Novartis, slammed by Korean scandal, tweaks its ethics, compliance policies

FiercePharma, 15 May 2017
Author: Eric Sagonowsky
“Rocked by a corruption scandal in Korea and facing a kickbacks probe in Greece, Novartis says it’s strengthening and simplifying its global ethics and compliance approach. Last month, Korean authorities handed out a $50 million fine and suspended coverage on several Novartis meds in relation to a bribery probe in the country. Novartis employees conducted a kickbacks scheme through medical journal-sponsored meetings, with the total spent on bribes estimated to be $2.3 million, according to officials. Last year, Novartis agreed to a $25 million settlement with U.S. authorities to put to rest a bribery investigation in China.”
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The Unusual Case of Ian Paterson and Criminally Harmful Surgery

BMJ Blog, 9 May 2017
Author: Iain Brassington
“The “obscure motives” that compelled Paterson may forever remain a mystery but it is interesting that the charges against him relate only to patients he treated in his private practice. This enabled the prosecution to create a narrative that suggested that financial gain could have been the motivating factor for Paterson’s crimes. Without greed as a possible motive his actions are baffling, and the prosecution’s case, in alleging that surgery which Paterson argued was performed in the patient’s best interests actually constituted GBH or unlawful wounding, would be more challenging because of the medical context of the allegations. Importantly, the medical exception to the criminal law – the principle that consensual surgery carried out by qualified professionals is legitimate (“proper medical treatment”) – means that there is an assumption that harm caused by surgery is not a matter for the criminal law because it is a risk that we accept in order to enjoy the benefits of surgical medicine.”
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Cigarette packaging likely to remain plain

Lexology, 8 May 2017
Author: Griffith Hack
“It appears from leaked material that the World Trade Organisation (WTO) Dispute Settlement Body (DSB) has dismissed a challenge initiated by Ukraine, Cuba, Honduras, Indonesia and Dominican Republic against Australia’s tobacco plain packaging laws. A leaked draft of the WTO DSB’s ruling has shown that it believes Australia’s laws are a legitimate public health measure, dismissing the challenges. However, the DSB’s decision is not final.”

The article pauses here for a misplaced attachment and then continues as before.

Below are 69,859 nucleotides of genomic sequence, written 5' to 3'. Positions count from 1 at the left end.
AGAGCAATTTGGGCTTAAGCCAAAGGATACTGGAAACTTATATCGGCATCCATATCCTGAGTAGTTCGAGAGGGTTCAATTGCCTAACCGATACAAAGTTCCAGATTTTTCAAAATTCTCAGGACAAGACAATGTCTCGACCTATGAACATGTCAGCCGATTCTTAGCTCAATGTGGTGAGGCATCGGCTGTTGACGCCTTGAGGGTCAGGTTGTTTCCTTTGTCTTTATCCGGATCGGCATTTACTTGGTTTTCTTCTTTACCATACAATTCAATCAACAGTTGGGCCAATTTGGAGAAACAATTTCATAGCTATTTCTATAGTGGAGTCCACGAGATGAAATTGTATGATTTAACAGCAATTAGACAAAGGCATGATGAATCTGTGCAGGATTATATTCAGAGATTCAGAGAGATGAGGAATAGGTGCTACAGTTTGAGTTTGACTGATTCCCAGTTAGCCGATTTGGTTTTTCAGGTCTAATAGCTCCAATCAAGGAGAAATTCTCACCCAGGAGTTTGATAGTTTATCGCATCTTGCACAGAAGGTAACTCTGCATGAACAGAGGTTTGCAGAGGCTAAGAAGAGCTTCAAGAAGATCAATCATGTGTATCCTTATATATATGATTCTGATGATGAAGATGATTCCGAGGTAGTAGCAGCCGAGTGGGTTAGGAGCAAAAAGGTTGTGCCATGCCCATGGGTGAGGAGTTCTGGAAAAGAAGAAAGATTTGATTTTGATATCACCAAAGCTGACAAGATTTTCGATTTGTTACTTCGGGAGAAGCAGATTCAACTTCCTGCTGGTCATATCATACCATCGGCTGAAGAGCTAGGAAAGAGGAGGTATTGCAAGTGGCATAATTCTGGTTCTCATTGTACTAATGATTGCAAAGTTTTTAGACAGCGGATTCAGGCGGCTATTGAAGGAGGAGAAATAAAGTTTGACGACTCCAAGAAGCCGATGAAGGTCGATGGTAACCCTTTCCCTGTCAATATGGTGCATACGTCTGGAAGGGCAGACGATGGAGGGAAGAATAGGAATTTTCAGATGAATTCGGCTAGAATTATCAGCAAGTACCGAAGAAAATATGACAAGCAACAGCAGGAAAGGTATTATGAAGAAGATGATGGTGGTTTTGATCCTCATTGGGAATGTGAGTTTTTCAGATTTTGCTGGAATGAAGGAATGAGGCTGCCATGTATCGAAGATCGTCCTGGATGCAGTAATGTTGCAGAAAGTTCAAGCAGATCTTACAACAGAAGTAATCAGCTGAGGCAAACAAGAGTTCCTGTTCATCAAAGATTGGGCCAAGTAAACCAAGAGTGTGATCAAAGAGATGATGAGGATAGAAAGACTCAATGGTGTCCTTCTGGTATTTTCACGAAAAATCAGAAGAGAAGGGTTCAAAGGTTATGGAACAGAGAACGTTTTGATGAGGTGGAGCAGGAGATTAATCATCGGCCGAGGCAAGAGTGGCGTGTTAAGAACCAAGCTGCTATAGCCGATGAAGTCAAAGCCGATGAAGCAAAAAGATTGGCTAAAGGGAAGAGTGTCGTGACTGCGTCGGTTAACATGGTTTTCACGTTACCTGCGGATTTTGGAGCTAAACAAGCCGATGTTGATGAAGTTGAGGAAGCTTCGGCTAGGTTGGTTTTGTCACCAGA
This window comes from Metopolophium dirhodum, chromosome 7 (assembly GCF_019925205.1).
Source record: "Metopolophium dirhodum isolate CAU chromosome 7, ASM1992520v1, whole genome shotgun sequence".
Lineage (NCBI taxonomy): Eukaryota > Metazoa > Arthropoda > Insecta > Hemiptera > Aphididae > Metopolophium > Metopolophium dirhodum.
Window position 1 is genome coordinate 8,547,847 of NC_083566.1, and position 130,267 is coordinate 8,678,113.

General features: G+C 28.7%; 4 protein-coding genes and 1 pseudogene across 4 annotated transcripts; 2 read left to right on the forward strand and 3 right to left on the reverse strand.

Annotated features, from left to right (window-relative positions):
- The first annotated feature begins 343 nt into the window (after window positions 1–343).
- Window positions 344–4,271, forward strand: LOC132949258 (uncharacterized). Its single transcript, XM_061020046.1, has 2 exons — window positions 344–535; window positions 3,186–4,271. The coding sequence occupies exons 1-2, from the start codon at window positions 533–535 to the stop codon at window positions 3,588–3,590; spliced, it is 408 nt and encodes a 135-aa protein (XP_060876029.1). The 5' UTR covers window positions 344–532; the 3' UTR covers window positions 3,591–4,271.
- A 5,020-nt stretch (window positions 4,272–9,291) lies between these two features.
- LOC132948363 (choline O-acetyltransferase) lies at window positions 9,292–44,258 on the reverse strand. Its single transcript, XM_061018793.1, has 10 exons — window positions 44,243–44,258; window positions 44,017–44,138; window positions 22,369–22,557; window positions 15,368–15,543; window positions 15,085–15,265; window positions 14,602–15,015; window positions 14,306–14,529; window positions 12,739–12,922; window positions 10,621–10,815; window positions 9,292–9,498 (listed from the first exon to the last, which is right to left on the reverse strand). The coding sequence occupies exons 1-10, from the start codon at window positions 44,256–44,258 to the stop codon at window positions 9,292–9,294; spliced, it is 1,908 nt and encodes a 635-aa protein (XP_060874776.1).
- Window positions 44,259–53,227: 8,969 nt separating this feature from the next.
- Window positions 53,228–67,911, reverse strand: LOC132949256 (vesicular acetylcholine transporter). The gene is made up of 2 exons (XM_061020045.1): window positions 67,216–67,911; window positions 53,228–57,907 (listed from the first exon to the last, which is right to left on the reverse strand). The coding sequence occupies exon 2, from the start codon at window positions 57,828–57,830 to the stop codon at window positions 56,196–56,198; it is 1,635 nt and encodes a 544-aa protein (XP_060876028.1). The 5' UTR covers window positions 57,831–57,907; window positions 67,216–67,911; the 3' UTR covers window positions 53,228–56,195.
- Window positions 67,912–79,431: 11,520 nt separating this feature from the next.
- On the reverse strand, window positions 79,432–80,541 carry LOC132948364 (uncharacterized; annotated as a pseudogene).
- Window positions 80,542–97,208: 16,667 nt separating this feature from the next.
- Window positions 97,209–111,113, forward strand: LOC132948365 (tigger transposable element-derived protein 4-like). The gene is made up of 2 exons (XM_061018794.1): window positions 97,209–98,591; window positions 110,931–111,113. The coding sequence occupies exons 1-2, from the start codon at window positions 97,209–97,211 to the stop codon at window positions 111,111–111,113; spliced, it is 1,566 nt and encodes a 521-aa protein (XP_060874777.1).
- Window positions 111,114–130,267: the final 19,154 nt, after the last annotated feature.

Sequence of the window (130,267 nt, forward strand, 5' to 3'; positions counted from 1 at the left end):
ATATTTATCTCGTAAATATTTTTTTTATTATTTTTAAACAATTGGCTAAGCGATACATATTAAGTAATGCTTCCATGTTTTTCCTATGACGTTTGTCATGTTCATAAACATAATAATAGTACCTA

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Blood disaster: Families search for the truth

BBC, 10 May 2017
Source: BBC News
“Jason Evans’ father died after being infected with HIV through treatment with contaminated blood. Now in what is understood to be the first case of its kind, Jason is taking legal action against the government for its role in his father’s death. More than 2,000 people – mostly haemophiliacs – have died after being infected with HIV and hepatitis C through blood treatments. The victims were infected over 25 years ago, in what has been called the worst treatment disaster in the history of the NHS.”
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Fertility regulator launches inquiry into ‘cash for eggs’ claims

The Guardian, 2 May 2017
Author: Haroon Siddique
“The fertility regulator has launched an investigation into allegations that IVF clinics are inducing women to donate eggs in return for free or discounted treatment. Women on low incomes who have healthy eggs but cannot get pregnant are being given complimentary treatment or offered a discount if they donate eggs at some clinics, which then resell them for a large profit. Egg sharing, where women receive IVF as a benefit in kind in return for donating eggs, is legal but there are strict rules on the information that should be provided to potential donors and how consent is obtained.”
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New evidence in France of harm from epilepsy drug valproate

BBC, 21 April 2017
Source: BBC News
“A drug given to pregnant women for epilepsy and bipolar disorder caused “serious malformations” in up to 4,100 children, a French study suggests. Introduced in France in 1967, valproate is prescribed widely worldwide. Doctors in France are now advised not to give it to girls, women of childbearing age and pregnant women. Some families of children with birth defects born to women who took the drug while pregnant have sued Sanofi, saying that it did not adequately warn about the risks.”
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GSK must pay $3 million in generic Paxil suicide lawsuit: U.S. jury

Reuters, 20 April 2017
Authors: Nate Raymond, Barbara Grzincic
“GlaxoSmithKline(GSK.L) must pay $3 million to a woman who sued the drug company over the death of her husband, a lawyer who committed suicide after taking a generic version of the antidepressant Paxil, a U.S. jury said on Thursday. A federal judge allowed the victim’s wife to proceed against GSK because it controlled the drug’s design and label, which applied to both the brand-name and generic versions of the drug.”
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Pfizer subpoenaed in U.S. intravenous saline solution probe

Reuters, 19 April 2017
Author: Nate Raymond, Steve Orlofsky
“Pfizer Inc has received grand jury subpoenas from the U.S. Justice Department in connection with an antitrust investigation focusing on drugmakers that market intravenous saline solutions. The probe comes amid a shortage of intravenous saline solutions commonly used to hydrate hospital patients that dates back to late 2013, when drug companies began notifying hospitals that they might experience delivery delays. They said that since the shortage began, prices had risen 200 percent to 300 percent.”
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